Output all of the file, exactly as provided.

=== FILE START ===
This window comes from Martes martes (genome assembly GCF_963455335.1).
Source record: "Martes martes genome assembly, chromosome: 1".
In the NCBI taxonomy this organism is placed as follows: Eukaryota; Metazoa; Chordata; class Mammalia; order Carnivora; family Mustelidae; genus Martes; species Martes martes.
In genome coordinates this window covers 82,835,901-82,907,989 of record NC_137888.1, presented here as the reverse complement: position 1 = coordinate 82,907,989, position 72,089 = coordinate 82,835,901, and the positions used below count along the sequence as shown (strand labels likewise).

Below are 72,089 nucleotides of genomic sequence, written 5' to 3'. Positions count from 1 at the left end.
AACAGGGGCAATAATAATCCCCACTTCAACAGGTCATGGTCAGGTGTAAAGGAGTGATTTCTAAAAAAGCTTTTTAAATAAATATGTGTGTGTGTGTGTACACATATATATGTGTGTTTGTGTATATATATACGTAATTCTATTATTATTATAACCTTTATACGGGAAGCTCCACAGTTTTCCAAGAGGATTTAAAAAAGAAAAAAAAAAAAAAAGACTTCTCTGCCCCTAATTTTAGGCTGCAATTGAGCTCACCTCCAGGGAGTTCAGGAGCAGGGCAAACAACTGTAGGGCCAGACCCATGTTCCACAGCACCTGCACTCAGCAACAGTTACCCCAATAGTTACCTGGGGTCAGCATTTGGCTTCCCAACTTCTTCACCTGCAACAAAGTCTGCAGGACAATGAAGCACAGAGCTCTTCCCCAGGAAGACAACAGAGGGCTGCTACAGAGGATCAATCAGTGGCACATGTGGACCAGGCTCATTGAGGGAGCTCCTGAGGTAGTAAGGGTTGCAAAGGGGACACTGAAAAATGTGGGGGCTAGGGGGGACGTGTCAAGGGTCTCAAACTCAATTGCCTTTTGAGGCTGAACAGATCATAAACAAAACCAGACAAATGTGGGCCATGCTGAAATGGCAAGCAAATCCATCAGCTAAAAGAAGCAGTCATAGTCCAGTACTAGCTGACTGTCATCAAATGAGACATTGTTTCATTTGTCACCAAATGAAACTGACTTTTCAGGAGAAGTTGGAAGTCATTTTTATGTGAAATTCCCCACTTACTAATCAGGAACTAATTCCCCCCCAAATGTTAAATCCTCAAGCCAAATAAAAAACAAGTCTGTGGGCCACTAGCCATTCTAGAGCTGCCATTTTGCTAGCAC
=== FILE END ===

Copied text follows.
This window comes from Martes martes (genome assembly GCF_963455335.1).
Source record: "Martes martes genome assembly, chromosome: 1".
In the NCBI taxonomy this organism is placed as follows: Eukaryota; Metazoa; Chordata; class Mammalia; order Carnivora; family Mustelidae; genus Martes; species Martes martes.
In genome coordinates this window covers 82,835,901-82,907,989 of record NC_137888.1, presented here as the reverse complement: position 1 = coordinate 82,907,989, position 72,089 = coordinate 82,835,901, and the positions used below count along the sequence as shown (strand labels likewise).

Below are 72,089 nucleotides of genomic sequence, written 5' to 3'. Positions count from 1 at the left end.
AACAGGGGCAATAATAATCCCCACTTCAACAGGTCATGGTCAGGTGTAAAGGAGTGATTTCTAAAAAAGCTTTTTAAATAAATATGTGTGTGTGTGTGTACACATATATATGTGTGTTTGTGTATATATATACGTAATTCTATTATTATTATAACCTTTATACGGGAAGCTCCACAGTTTTCCAAGAGGATTTAAAAAAGAAAAAAAAAAAAAAAGACTTCTCTGCCCCTAATTTTAGGCTGCAATTGAGCTCACCTCCAGGGAGTTCAGGAGCAGGGCAAACAACTGTAGGGCCAGACCCATGTTCCACAGCACCTGCACTCAGCAACAGTTACCCCAATAGTTACCTGGGGTCAGCATTTGGCTTCCCAACTTCTTCACCTGCAACAAAGTCTGCAGGACAATGAAGCACAGAGCTCTTCCCCAGGAAGACAACAGAGGGCTGCTACAGAGGATCAATCAGTGGCACATGTGGACCAGGCTCATTGAGGGAGCTCCTGAGGTAGTAAGGGTTGCAAAGGGGACACTGAAAAATGTGGGGGCTAGGGGGGACGTGTCAAGGGTCTCAAACTCAATTGCCTTTTGAGGCTGAACAGATCATAAACAAAACCAGACAAATGTGGGCCATGCTGAAATGGCAAGCAAATCCATCAGCTAAAAGAAGCAGTCATAGTCCAGTACTAGCTGACTGTCATCAAATGAGACATTGTTTCATTTGTCACCAAATGAAACTGACTTTTCAGGAGAAGTTGGAAGTCATTTTTATGTGAAATTCCCCACTTACTAATCAGGAACTAATTCCCCCCCAAATGTTAAATCCTCAAGCCAAATAAAAAACAAGTCTGTGGGCCACTAGCCATTCTAGAGCTGCCATTTTGCTAGCAC